Like many North American Christians, I had my spiritual journey upended in the 1980s by an encounter with poor believers from Latin America. The exposure to Christians from Nicaragua, El Salvador, and throughout Latin America whose faith flourished despite lives filled with aching poverty and violence revealed my own spiritual neediness. The theology of liberation that came out of Latin America and other places in the Third World helped to transform Christianity in North America and converted many of us from individualistic faith to spiritually based solidarity with the poor.
Pentecostalism and the Future of the Christian Churches, by American liberation theologian Richard Shaull and Brazilian sociologist Waldo Cesar, shows that despite the waning influence of liberation theology in recent years, Latin American Christians continue to offer the rest of the church lessons of critical importance, though perhaps not those we would expect.
This book is written in two parts. The first, by Cesar, offers a sociological look at pentecostalism in Brazil, focusing on the controversial Universal Church of the Reign of God. The second section provides a theological reflection by Shaull on pentecostalism and the impact of the movement on the poor.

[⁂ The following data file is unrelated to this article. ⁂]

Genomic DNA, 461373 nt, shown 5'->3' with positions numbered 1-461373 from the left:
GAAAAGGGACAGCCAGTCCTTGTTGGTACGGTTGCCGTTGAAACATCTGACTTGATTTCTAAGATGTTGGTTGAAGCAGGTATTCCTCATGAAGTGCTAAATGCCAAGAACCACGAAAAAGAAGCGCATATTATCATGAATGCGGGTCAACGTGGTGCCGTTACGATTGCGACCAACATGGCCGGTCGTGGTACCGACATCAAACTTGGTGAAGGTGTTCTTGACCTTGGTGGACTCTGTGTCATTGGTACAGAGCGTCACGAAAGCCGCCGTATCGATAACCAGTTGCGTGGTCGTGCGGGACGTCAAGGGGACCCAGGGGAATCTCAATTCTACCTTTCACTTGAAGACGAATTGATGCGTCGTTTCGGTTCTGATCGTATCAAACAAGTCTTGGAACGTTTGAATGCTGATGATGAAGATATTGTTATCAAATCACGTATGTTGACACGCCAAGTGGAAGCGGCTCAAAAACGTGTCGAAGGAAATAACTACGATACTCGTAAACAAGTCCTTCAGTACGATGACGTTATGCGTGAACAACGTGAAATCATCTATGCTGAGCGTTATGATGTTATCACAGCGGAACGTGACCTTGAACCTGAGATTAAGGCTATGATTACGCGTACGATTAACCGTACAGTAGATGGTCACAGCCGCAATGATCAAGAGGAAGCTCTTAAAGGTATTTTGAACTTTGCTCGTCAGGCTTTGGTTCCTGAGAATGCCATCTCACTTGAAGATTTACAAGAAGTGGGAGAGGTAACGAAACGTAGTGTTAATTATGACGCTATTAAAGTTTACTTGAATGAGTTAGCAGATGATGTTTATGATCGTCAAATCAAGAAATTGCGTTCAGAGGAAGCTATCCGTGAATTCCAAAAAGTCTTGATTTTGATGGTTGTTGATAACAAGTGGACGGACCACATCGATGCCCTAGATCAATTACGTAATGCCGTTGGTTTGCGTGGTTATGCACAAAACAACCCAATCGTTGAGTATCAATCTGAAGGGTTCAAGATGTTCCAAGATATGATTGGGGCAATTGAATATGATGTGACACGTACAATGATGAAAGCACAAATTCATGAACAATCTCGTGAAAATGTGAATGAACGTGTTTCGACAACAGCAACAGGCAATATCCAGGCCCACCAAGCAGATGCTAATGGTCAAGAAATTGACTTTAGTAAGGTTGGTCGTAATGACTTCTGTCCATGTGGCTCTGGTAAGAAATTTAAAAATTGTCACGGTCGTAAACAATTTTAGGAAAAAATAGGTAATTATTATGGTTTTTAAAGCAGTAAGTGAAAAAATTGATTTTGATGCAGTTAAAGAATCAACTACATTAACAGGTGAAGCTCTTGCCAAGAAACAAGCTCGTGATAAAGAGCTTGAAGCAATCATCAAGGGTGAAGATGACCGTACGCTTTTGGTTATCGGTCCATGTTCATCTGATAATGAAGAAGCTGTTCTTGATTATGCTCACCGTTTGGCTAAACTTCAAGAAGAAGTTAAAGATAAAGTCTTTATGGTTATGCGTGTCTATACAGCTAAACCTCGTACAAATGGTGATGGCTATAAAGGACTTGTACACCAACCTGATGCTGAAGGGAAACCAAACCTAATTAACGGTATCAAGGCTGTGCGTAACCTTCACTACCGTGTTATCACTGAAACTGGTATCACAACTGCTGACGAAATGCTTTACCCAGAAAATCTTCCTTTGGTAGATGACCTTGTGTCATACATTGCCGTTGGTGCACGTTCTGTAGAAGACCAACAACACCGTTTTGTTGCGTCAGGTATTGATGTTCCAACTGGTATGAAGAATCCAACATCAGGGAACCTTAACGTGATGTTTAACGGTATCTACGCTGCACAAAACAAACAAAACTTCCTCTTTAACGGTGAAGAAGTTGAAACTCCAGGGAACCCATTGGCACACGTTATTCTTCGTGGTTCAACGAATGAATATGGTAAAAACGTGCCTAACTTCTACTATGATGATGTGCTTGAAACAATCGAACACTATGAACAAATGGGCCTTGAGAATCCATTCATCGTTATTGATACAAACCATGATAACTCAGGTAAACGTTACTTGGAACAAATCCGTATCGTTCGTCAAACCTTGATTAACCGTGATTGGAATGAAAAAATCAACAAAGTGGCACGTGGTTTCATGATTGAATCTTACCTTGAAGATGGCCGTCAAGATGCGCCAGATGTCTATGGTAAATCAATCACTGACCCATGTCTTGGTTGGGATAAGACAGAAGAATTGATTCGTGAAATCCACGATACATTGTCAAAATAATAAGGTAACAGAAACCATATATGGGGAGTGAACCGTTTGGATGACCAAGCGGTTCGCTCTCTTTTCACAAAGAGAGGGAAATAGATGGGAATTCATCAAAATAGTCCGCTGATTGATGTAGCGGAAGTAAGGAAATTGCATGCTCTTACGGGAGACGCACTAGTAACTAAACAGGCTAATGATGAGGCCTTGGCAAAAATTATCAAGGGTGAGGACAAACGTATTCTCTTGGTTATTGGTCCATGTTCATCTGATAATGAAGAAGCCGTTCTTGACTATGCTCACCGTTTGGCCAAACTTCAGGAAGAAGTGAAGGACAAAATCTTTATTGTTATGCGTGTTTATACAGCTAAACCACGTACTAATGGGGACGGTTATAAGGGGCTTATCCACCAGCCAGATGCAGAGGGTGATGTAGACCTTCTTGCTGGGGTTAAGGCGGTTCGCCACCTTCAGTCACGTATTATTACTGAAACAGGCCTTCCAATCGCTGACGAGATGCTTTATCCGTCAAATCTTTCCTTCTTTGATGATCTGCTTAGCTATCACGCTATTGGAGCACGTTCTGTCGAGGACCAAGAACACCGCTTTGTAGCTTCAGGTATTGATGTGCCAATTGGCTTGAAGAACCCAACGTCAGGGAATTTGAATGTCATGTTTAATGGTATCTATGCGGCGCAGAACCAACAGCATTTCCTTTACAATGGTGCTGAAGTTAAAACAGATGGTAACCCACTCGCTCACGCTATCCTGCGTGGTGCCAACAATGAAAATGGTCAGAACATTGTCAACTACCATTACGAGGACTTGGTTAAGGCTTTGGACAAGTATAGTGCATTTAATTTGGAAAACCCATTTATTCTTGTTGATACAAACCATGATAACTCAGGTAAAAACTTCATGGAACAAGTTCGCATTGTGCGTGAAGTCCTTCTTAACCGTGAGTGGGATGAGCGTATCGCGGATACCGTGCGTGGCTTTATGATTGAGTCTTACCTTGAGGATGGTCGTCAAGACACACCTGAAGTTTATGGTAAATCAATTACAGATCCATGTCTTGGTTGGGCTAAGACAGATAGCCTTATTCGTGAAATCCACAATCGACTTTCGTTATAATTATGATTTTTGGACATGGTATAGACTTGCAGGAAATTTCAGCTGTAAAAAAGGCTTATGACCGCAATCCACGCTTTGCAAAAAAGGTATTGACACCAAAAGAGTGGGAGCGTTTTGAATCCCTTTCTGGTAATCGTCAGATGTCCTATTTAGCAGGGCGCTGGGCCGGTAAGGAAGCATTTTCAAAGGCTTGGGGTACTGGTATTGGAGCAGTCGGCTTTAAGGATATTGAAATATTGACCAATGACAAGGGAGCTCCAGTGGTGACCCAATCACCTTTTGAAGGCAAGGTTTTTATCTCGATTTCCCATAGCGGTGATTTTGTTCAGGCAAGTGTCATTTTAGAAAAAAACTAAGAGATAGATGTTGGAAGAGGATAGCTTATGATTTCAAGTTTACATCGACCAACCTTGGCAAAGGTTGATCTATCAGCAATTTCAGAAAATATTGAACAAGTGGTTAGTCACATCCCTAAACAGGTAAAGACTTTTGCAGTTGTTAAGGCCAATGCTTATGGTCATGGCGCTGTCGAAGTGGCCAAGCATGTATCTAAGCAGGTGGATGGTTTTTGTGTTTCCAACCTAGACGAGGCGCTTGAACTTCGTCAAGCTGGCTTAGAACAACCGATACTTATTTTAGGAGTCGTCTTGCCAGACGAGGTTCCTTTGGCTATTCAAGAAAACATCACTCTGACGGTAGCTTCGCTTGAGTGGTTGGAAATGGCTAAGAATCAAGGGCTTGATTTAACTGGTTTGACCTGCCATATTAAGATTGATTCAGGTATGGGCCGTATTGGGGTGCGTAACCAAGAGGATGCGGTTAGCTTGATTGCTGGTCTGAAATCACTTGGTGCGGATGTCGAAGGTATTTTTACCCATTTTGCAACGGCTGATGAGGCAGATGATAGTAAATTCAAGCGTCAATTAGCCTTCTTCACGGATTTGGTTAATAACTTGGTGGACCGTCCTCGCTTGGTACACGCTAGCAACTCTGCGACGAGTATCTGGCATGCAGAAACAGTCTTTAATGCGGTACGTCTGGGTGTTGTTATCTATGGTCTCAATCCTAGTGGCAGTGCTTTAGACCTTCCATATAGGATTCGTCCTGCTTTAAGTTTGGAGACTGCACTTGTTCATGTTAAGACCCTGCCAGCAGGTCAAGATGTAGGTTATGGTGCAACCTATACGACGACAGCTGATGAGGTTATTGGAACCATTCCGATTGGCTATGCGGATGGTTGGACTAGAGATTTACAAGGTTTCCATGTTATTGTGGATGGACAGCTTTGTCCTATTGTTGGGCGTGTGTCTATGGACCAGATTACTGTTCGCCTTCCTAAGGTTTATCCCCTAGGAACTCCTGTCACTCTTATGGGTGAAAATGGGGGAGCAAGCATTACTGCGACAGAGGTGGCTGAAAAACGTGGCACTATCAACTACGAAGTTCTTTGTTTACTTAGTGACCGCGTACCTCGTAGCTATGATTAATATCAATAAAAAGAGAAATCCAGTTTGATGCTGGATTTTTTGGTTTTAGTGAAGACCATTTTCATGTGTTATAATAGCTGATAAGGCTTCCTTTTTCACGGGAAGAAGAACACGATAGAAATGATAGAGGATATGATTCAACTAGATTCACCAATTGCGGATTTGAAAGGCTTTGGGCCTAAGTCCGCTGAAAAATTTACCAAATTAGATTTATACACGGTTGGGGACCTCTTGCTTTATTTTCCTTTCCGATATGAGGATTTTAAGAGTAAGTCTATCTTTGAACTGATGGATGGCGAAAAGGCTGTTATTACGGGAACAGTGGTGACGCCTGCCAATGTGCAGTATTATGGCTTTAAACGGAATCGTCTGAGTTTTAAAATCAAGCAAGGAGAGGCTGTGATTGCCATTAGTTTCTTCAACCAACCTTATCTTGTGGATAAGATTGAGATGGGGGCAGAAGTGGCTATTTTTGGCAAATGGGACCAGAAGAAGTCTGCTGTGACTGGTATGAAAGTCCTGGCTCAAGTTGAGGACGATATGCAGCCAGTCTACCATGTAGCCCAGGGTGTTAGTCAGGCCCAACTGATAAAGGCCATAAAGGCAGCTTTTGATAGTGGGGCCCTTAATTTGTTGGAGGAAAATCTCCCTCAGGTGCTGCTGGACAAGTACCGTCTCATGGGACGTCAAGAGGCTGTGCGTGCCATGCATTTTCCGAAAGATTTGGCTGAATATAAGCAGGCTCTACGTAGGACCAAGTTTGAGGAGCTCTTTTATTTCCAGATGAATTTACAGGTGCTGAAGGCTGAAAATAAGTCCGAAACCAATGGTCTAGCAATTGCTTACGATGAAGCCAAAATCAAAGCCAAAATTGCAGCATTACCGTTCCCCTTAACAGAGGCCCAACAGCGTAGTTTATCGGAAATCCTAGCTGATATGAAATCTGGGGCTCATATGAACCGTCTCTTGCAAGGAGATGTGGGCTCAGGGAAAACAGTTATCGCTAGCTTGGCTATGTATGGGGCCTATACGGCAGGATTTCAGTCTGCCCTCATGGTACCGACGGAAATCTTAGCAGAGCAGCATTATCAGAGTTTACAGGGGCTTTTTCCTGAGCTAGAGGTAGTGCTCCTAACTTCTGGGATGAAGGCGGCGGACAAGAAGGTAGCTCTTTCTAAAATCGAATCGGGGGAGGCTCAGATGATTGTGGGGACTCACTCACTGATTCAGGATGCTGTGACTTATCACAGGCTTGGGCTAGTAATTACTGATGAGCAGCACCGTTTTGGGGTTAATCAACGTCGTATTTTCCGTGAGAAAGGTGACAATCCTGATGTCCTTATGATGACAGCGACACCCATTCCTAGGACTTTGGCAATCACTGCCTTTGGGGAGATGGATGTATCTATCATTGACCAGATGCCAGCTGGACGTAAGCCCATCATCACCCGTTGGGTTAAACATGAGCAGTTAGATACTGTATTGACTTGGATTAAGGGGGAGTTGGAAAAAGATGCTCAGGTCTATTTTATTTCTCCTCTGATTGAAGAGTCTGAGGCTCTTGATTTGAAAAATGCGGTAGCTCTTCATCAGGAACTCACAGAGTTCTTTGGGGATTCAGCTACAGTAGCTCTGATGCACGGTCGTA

Pentecostalism has rapidly become the church of the poor in Latin America. Shaull and Cesar find the reason for this in the brutal effects of globalization on the poor of Latin America in the last decade. Globalization has caused severe brokenness, not just in the social order but in the lives of individuals, and has forced the impoverished to seek what Shaull and Cesar call a complete "reconstruction of human life" at its most basic levels. Thoroughly disenchanted with the solutions offered by political movements, many poor people in Latin America found their only remaining hope in God.